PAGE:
Body camera video is latest setback for Milwaukee police
By IVAN MORENO
MILWAUKEE (AP) Body camera video showing police using a stun gun on an NBA player over a parking violation is just the latest setback for efforts to improve relations between Milwaukee officers and the city's black population.
The confrontation involving Sterling Brown of the Milwaukee Bucks also represents the first major challenge for new Police Chief Alfonso Morales, who took the job in February promising to restore public trust in a department besieged in recent years by excessive-force lawsuits.
"Milwaukee has all the ingredients to be a great city, but each time an incident like this occurs, we are reminded of how much work we still have to do," the city's Common Council said in a statement Thursday.
Morales, a lifelong Milwaukee resident born to Mexican immigrants, pledged to be more transparent with cases of police misconduct, and he's already faced TV cameras twice this month to apologize for his officers' actions. The other case involved four officers caught on video kicking and punching an African-American man while he was restrained on the ground.
The Jan. 26 video of Brown showed how a simple interaction quickly escalated after an officer approached him about parking in a handicap spot around 2 a.m. at a Walgreens drug store. When their conversation became tenser, the officer called more squad cars for help. As Brown is surrounded by four officers, he's asked to take his hands out of his pockets and a scuffle ensues. Within seconds, one officer yelled "Taser! Taser! Taser!"
The video became public after the department finished its internal investigation.
The officers were disciplined because they "acted inappropriately," Morales said. Brown was not charged with anything.
The chief did not name the officers or say how they were disciplined. The Milwaukee Journal Sentinel, citing unidentified sources, said three officers received suspensions ranging from two to 15 days.
"I am sorry this incident escalated to this level," said Morales, who left a news conference Wednesday without taking questions.
The police department did not identify the races of the officers, but most of them in the video appeared to be white. Brown is black.
A 2017 analysis by the Journal Sentinel found that black officers made up about 18 percent of the department, in a city that is roughly 39 percent black.
Morales' predecessor, Edward Flynn, had a combative relationship with some city officials during his decade on the job. The Common Council became so frustrated with him that members passed a resolution asking the state to empower the council to fire him. On Thursday, a council member repeated that request, saying change in the department can only happen if the chief is accountable to city leaders instead of a civilian commission appointed by the mayor.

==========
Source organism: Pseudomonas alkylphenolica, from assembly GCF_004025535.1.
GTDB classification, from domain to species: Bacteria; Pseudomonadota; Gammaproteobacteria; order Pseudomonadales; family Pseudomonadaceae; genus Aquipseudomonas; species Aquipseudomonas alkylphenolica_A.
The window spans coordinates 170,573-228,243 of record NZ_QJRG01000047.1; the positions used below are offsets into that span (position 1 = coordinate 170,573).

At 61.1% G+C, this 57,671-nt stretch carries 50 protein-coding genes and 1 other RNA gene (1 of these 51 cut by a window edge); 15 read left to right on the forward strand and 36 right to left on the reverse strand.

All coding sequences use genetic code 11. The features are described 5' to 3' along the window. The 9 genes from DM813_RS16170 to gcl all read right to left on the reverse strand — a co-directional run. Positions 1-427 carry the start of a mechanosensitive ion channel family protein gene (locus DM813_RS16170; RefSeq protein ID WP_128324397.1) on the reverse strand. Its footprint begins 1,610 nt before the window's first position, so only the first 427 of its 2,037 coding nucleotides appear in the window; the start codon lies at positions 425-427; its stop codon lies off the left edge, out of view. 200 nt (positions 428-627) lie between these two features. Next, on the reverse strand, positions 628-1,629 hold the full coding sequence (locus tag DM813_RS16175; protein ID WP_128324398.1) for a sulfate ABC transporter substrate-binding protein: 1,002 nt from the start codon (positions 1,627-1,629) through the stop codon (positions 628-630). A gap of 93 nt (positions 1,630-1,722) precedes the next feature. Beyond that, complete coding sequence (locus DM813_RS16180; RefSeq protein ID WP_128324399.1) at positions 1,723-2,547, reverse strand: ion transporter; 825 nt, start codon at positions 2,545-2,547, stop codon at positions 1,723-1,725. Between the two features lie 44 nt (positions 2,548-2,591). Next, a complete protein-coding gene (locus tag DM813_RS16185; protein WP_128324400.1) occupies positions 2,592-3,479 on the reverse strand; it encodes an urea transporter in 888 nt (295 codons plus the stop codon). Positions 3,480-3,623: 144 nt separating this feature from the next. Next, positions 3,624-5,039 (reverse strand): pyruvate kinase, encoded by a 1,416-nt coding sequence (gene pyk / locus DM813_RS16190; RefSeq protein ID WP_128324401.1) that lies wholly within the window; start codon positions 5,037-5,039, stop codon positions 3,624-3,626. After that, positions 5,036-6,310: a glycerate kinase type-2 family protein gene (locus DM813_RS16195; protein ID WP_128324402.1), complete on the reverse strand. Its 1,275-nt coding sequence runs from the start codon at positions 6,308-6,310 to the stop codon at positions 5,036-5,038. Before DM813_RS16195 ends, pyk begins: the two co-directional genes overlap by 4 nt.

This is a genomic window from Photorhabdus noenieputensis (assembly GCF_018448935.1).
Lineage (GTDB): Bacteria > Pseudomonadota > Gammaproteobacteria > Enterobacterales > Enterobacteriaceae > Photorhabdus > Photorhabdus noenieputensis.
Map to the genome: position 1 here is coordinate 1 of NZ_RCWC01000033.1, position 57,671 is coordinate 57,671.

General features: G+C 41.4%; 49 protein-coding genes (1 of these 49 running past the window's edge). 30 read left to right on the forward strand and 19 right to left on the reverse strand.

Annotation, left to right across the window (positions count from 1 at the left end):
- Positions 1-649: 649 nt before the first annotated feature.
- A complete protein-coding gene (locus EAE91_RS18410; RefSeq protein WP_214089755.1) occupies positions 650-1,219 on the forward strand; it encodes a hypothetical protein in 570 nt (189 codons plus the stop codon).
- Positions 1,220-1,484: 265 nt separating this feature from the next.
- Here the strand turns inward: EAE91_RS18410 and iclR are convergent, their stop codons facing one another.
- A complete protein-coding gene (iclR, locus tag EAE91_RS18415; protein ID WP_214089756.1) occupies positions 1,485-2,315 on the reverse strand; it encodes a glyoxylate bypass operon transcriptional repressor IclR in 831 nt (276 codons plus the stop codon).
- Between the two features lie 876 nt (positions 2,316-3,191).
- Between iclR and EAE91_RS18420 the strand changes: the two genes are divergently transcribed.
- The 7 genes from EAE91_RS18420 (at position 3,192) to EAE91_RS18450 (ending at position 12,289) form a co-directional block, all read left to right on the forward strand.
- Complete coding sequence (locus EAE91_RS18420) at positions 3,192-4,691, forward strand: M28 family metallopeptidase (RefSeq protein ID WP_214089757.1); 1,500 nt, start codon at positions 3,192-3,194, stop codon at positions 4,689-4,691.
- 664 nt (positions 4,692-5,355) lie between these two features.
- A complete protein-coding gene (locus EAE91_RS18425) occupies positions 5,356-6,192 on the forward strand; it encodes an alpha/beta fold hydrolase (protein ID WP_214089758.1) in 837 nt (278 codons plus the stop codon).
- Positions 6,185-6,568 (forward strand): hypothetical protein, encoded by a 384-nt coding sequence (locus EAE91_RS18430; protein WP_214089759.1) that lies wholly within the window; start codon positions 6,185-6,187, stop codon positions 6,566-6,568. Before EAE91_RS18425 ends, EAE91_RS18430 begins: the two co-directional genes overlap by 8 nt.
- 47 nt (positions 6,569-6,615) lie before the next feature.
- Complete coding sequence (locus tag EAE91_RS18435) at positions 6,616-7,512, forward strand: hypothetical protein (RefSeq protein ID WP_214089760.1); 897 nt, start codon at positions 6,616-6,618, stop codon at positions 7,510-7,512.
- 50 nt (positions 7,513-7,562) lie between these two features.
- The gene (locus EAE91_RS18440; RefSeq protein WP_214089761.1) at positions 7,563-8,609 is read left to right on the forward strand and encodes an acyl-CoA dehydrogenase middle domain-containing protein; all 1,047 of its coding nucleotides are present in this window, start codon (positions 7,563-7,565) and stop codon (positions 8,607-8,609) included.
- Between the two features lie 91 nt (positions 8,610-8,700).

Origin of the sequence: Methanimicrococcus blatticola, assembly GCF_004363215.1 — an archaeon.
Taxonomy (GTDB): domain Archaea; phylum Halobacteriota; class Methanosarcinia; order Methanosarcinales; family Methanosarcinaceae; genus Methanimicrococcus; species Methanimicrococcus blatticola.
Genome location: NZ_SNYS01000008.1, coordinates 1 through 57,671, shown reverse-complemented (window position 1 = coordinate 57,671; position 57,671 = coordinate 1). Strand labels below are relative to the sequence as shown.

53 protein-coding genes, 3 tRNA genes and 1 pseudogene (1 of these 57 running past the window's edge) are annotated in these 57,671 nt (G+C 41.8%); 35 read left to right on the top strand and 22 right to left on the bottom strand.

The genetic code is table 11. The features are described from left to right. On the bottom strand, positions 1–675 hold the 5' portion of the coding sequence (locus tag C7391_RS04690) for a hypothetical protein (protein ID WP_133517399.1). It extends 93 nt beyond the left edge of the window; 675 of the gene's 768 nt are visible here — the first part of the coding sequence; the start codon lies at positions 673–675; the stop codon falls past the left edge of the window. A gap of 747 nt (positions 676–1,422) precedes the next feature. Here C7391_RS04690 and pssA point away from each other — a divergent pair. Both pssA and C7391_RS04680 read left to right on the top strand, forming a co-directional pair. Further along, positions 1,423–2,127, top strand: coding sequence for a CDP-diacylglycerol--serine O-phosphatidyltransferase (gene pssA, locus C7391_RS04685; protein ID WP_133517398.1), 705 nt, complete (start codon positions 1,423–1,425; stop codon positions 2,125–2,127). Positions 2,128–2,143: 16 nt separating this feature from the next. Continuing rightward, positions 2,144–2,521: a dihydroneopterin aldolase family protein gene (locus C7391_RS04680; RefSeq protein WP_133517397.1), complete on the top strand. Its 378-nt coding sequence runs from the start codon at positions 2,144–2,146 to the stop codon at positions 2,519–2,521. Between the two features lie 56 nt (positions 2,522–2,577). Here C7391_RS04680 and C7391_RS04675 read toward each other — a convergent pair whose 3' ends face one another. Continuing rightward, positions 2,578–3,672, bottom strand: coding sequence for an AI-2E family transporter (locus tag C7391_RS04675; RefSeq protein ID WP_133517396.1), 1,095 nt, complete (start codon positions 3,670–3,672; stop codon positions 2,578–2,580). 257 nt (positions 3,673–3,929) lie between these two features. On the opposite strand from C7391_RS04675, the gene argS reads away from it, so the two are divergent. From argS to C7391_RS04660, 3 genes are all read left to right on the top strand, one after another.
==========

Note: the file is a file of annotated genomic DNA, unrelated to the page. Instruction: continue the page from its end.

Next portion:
"We can have all sorts of community meetings and groups and say all these wonderful things. But "at the end of the day, the police chief can do whatever he wants without any consequences," Alderman Tony Zielinski said.
Morales' spokeswoman said he was not available for an interview.
Brown has indicated he will file a lawsuit against the police. If he does, the complaint will add to a long list of litigation the city has faced over officer misconduct.
Last year, Milwaukee paid $2.3 million to settle a lawsuit over the death of Dontre Hamilton, a mentally ill black man fatally shot by a police officer after the officer roused him from a park bench downtown.
In 2016, the city paid $5 million to settle a lawsuit by 74 black residents who said police illegally strip-searched them between 2008 and 2012. The American Civil Liberties Union in Wisconsin also has a pending lawsuit alleging the department has for years targeted black and Latino residents by stopping and questioning them without cause.
"It's just another black eye for the city of Milwaukee on a national level," Alderman Khalif Rainey said.
A day before the Brown video was released, Morales posted a short video on YouTube that showed him walking through neighborhoods, talking to residents and emphasizing his desire to restore trust in the department.
Rainey bashed the video, saying it's not enough.
"First and foremost, it's going to require something more than a video, a nice fluffy PR effort," he said. "So it's really going to require the police to get out here in the community and really get integrated in neighborhoods and build a rapport with actual people on a first-name basis."
Jonathan Safran, a Milwaukee attorney who worked on the Dontre Hamilton case and lawsuit over illegal strip searches, said he's optimistic that settlement discussions in the ACLU lawsuit could lead to changes in how officers behave during traffic and pedestrian stops.
"The issue in my mind going forward, and this is a good example," he said, referring to Brown's case, "is should officers act as warriors or should they should they act as guardians?"
Updated May 24, 2018